April 04, 2012
Former president of the Maldives, Mohamed Nasheed speaking to reporters at the Copenhagen Climate Summit in 2009. Photo by: Adam Welz.
During his three years in office, Nasheed was arguably the world's most impassioned leader on the issue of climate change. The Maldives, an archipelago of around 2,000 islands in the Indian Ocean, includes some of world's most low-lying islands. Nasheed has argued that if global society allows the world to warm by 2 degrees Celsius, the current pledge made by governments around the world, it will force the abandonment of the Maldives as the islands sink under rising sea levels. Before its ouster, his government even looked at purchasing land abroad as a home new for his people.
In fact, Nasheed told the host of The Daily Show, Jon Stewart, that the impacts of climate change are already forcing populations to be relocated from some islands.
"Climate change is an issue that is happening now. We have sixteen islands that need relocation; we have water contamination issues; we have fishing problems; the coral bleaching issue... there's a whole list of things that are happening now and people have to take note of that," he said.
Press photo for The Island President: President Mohamed "Anni" Nasheed in the Maldives. Photo by: Chiara Goia.
The coup came after Nasheed's administration controversially arrested a judge, who they argued was protecting past officials under the dictatorship from corruption charges.
However, Nasheed told Jon Stewart that the political fight in the Maldives was not about his presidency, but about democracy. He has urged the new government to hold democratic elections before the end of the year.
On climate change, however, Nasheed stressed that the issue went far beyond his nation.
"It's not just the Maldives. More than a quarter of the world's population is living on coastal areas. Manhattan is as high as the Maldives actually," he said.
The documentary,The Island President, follows Nasheed from his victory in the Maldives' first democratic election in 2008 to his battle at the Copenhagen Climate Summit in 2009 for a climate treaty that would preserve his homeland. Despite the lackluster outcome at Copenhagen, Nasheed says it was a meaningful step forward.
"I would argue Copenhagen was a victory; for the first time the United States, China, India, Brazil—big emitting countries—agreed to limit their carbon emissions. They were not able to agree upon the amounts of it, but they agreed on the principle of limiting it," he told Stewart.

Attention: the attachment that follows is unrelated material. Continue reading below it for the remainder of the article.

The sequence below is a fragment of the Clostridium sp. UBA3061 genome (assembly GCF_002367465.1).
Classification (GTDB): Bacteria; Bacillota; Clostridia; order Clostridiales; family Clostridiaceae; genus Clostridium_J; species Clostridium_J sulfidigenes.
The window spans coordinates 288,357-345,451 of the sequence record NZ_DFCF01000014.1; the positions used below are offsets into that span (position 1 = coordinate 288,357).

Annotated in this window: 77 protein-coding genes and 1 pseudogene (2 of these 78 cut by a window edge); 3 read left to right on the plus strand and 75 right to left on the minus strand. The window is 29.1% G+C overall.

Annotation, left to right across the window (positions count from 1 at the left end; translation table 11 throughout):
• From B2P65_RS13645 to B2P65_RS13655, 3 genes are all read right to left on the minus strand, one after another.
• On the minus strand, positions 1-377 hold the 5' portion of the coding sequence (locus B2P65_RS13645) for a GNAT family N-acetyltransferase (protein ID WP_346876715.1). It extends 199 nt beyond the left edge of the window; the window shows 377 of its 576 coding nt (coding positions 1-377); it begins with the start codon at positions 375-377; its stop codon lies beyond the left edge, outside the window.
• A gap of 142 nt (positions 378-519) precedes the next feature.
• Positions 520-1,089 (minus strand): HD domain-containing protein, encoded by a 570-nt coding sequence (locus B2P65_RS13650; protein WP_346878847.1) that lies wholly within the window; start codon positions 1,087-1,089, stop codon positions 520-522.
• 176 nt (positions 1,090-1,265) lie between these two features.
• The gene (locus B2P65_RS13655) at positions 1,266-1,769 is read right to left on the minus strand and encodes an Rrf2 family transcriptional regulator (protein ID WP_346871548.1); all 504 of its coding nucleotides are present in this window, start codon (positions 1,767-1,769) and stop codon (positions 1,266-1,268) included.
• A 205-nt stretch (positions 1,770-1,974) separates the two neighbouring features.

Jon Stewart asked Nasheed if some developing countries were dragging their feet on climate change, because they keen to mimic the West's industrial revolution.
"Simply because the United States and the industrial world has been poisoning the atmosphere for the last 300 years, it doesn't mean that the rest of the world should be doing exactly that. There are low carbon development strategies, and renewable energies; the technology is there. I hope that people would start recognizing this and come to a more amicable understanding," Nasheed said, adding. "Just don't be so silly."
Still Nasheed, who appeared optimistic despite a lack of movement on climate change, noted that current agreements by the world's governments to limit average temperatures from rising above 2 degrees Celsius (3.6 degrees Fahrenheit) would still doom his home.
"The Maldives won't be around. It's no good for us anyway. But we were hoping that from 2 degrees there will be a possibility that we may be able to come to 1.5 degrees [Celsius]," he said.
While governments around the world have agreed to keep temperatures from rising above the 2 degree Celsius level, they have not yet put forward ambitious enough cuts to achieve even that target. If all emissions cuts put forward to date are achieved, a big 'if', the world would still warm around 3.5 degrees Celsius (6.3 degrees Fahrenheit), a level that most scientists consider dangerous.
Nasheed told the audience to "please watch the film" and "be concerned [about climate change]."
"I'm afraid politicians only do the things that their people tell them to do, and I'm afraid the people of the United States are not telling their politicians to be concerned about climate change," he said.
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